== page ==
Dr Jajini Varghese named outstanding young person of the world 2020

Dr Jajini Varghese, a Plastic Surgeon and Consultant in Oncoplastic Breast Surgery at Royal Free Hospital and University College London has been named the Outstanding Young Person of the World 2020 by the International Junior Chamber in the “Medical Innovation” Category. She is the only one out of ten individuals nominated from the UK, to win the International Award.
The International Junior Chamber honours ten “incredible leaders and innovators of the future” under the age of 40 from among those nominated from 110 countries who have made extraordinary contributions and accomplishments in various fields such as Business and Entrepreneurship, Politics and Government, Academic or Cultural Leadership, Contribution to children or World Peace, Medical Innovation, Scientific advancement etc.
The Award, which carries a citation and plaque is to be presented at the International Congress in Yokohama, Japan. Previous winners have included John F. Kennedy, Henry Kissinger, Gerald Ford, Howard Hughes, Nelson Rockefeller, Anthony Robbins, Benigno Aquino, Jackie Chan and Elvis Presley.
Dr Varghese is a Fellow of the Royal College of Surgeons in Plastic Surgery (FRCS) and a Member of the Royal College of Surgeons (MRCS). She is also on the Board of Examiners for the MSc in Plastic Surgery at University College London.
She completed her MPhil and PhD on the “Genetics of Breast Cancer” at the University of Cambridge on Full Cambridge Commonwealth Scholarships. Thereafter, her research has been to identify susceptible women with high breast density and to find out their genes associated with breast cancer. This led to the discovery of the ZNF 365 gene associated with breast cancer in collaboration with Harvard University and the Mayo clinic which was published in several academic journals including Nature. This genetic mutation which confers a higher risk in the carriers, is now used in microarrays worldwide to identify women with a genetic predisposition for early detection, prevention and prophylactic treatment of breast cancer.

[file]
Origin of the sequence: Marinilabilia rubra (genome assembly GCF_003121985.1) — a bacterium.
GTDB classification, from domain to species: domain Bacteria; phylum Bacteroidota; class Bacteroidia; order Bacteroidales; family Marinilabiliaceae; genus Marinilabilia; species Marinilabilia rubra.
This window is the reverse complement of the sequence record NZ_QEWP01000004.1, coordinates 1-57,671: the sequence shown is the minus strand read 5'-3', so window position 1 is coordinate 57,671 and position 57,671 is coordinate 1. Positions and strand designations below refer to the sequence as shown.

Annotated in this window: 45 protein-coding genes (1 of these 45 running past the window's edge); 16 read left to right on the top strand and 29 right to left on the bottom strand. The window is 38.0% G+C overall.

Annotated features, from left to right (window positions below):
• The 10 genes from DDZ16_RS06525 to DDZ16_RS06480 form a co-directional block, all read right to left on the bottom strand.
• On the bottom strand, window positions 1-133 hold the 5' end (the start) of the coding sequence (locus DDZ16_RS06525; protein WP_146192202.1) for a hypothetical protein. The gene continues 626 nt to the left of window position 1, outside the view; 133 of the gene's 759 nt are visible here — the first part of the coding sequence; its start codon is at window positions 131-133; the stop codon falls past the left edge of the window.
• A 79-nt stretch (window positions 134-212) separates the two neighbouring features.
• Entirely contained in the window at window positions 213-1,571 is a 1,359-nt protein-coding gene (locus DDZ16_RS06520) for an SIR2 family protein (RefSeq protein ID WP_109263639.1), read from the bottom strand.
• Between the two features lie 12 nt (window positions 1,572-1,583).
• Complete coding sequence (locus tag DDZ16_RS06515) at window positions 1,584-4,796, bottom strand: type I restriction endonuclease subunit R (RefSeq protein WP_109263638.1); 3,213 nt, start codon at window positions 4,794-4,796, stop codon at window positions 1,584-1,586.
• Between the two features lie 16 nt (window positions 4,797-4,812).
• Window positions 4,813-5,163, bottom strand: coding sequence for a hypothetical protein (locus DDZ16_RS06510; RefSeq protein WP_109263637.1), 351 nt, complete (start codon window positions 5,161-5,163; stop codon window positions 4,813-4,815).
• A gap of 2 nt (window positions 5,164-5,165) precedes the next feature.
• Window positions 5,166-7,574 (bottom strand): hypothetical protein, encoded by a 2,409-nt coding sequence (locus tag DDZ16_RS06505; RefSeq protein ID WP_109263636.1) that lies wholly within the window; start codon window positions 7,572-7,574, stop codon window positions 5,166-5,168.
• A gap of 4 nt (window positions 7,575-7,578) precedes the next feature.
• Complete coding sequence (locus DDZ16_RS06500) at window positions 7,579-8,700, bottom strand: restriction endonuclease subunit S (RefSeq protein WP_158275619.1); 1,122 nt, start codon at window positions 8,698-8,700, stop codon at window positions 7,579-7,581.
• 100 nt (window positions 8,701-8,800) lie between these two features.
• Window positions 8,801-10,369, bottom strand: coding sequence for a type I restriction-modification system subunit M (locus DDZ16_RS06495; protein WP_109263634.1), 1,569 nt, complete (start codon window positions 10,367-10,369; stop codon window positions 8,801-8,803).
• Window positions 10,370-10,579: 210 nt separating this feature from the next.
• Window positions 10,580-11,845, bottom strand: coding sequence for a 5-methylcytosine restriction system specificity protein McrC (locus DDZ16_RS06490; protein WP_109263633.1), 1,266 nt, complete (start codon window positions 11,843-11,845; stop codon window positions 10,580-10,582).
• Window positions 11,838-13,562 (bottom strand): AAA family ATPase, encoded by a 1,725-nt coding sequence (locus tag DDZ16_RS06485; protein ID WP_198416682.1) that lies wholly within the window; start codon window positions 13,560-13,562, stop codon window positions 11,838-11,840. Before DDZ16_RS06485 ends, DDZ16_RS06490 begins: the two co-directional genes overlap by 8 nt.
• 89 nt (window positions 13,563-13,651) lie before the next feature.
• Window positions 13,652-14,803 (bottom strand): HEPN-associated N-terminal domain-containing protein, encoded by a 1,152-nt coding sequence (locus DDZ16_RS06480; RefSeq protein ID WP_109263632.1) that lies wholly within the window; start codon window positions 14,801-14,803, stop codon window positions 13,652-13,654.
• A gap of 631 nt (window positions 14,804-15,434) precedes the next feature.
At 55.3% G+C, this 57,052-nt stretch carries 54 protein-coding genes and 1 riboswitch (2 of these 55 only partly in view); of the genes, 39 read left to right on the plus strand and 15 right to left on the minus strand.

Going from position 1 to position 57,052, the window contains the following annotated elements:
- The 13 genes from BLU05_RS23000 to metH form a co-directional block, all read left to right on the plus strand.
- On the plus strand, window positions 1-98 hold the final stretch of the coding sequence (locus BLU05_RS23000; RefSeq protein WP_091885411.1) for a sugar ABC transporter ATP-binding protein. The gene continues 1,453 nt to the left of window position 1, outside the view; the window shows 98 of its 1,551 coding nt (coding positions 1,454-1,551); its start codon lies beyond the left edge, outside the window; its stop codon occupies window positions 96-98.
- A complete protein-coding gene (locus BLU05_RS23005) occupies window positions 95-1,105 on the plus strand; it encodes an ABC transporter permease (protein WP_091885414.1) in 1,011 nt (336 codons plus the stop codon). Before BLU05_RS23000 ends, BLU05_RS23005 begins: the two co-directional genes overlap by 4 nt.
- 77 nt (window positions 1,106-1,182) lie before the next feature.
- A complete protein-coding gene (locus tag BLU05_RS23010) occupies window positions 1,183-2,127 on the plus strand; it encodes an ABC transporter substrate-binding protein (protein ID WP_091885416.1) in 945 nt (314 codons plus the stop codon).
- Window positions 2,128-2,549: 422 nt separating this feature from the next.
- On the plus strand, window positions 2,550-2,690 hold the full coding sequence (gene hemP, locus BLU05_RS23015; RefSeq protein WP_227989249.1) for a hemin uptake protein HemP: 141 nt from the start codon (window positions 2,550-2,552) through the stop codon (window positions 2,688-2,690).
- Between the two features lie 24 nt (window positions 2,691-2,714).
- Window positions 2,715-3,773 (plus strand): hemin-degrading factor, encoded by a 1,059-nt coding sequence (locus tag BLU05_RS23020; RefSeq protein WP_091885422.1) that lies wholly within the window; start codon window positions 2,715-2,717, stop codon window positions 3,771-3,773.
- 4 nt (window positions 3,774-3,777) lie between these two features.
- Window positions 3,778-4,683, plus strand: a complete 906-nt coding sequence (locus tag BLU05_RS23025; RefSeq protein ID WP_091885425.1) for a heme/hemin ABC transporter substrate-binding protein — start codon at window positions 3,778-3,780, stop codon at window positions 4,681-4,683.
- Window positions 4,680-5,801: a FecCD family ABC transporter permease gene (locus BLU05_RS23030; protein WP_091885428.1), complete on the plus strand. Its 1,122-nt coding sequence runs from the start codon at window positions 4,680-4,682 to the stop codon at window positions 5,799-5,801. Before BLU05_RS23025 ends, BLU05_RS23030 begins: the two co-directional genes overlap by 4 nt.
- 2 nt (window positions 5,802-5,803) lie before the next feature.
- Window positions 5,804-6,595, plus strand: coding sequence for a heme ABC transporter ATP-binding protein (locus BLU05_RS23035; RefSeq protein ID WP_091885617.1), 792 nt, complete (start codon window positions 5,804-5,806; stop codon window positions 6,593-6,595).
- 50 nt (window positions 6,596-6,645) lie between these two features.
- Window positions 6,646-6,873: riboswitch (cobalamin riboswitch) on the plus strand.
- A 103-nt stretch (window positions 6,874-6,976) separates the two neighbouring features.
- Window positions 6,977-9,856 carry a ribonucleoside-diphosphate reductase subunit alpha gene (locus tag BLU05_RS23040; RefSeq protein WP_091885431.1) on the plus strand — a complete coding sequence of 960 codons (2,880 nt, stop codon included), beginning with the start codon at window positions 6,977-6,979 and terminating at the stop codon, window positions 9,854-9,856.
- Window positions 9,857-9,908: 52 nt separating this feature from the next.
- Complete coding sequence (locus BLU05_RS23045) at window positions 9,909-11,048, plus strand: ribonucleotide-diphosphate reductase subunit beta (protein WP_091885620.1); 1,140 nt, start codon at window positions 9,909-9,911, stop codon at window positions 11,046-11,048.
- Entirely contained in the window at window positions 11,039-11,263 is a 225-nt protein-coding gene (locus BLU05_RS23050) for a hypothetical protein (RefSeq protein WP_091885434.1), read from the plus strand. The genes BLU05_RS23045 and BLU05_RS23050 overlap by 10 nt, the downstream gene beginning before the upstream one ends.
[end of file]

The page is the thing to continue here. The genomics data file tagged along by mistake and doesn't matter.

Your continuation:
With advances in diagnosis and treatment, a large number of women are living beyond the initial diagnosis of breast cancer. Her aim now, as a plastic surgeon, is to restore the quality of life of such women who have survived breast cancer. As an Oncoplastic Surgeon, she focuses on cancer resection and immediate reconstruction using implants and autologous tissue, fat grafting using stem cells and body contouring surgery thereby restoring feminine form and quality of life. She is one of the few surgeons using advanced DaVinci robots and Raman Spectroscopy in surgery.
Dr Varghese is constantly involved in medical innovation. During the recent COVID-19 pandemic, she was instrumental in making sure that her breast cancer patients did not suffer by setting up virtual clinic using video techniques. As the NHS opens up to more female surgeons, Dr Varghese has been utilising her position to lecture on the UCL Athena programme to encourage more women surgeons.
Dr Varghese is also passionate about helping every individual to reach their dreams. She says that the, “Availability of health care should be a universal and a basic right”. Realising the need for doctors in rural areas, she was instrumental in setting up EMET Scholarships in India seventeen years back, offering scholarships for Indian medical students, who at the end of their education are asked to spend up to two years in an area of India lacking medical care so that they can reciprocate what they received through the scholarship in the service of the needy in their country.
Asked about her success, she replied, “I am only an ordinary individual with an extraordinary urge to succeed and to alleviate suffering. I count excellence as the eventual result of a continual striving to do better. I count myself fortunate to be healthy, to love what I do and to be able to help others. Cancer will not defeat. We aim to restore people and lives. I can only search for the answers and heal the external scars but ultimately only God can heal the mutilations caused by breast cancer.”
Dr Varghese has won several other prizes during her career including at the Association of Breast Surgery Conference, Manchester, First Prize at the UK Radiology International Congress, Manchester, First Prize for Best Research at Addenbrooke’s Hospital Research conference, Cambridge and at the Raising Standards Research Conference at QE Hospital, London. She was also chosen to attend the WHO Graduate Programme in Geneva.
She has presented her research at Kings College London, University of North Carolina, (USA), Duke University (USA), BAPRAS London, NIHES, Rotterdam, European Genetics Conference- Amsterdam, The American Thorascic Society, The International Cancer Imaging Congress and The Wellcome Sanger Institute among others.
During her free time Dr Varghese is a trained Indian classical dancer and painter and has won several prizes throughout her career. She lives with her husband and two children in London.

 

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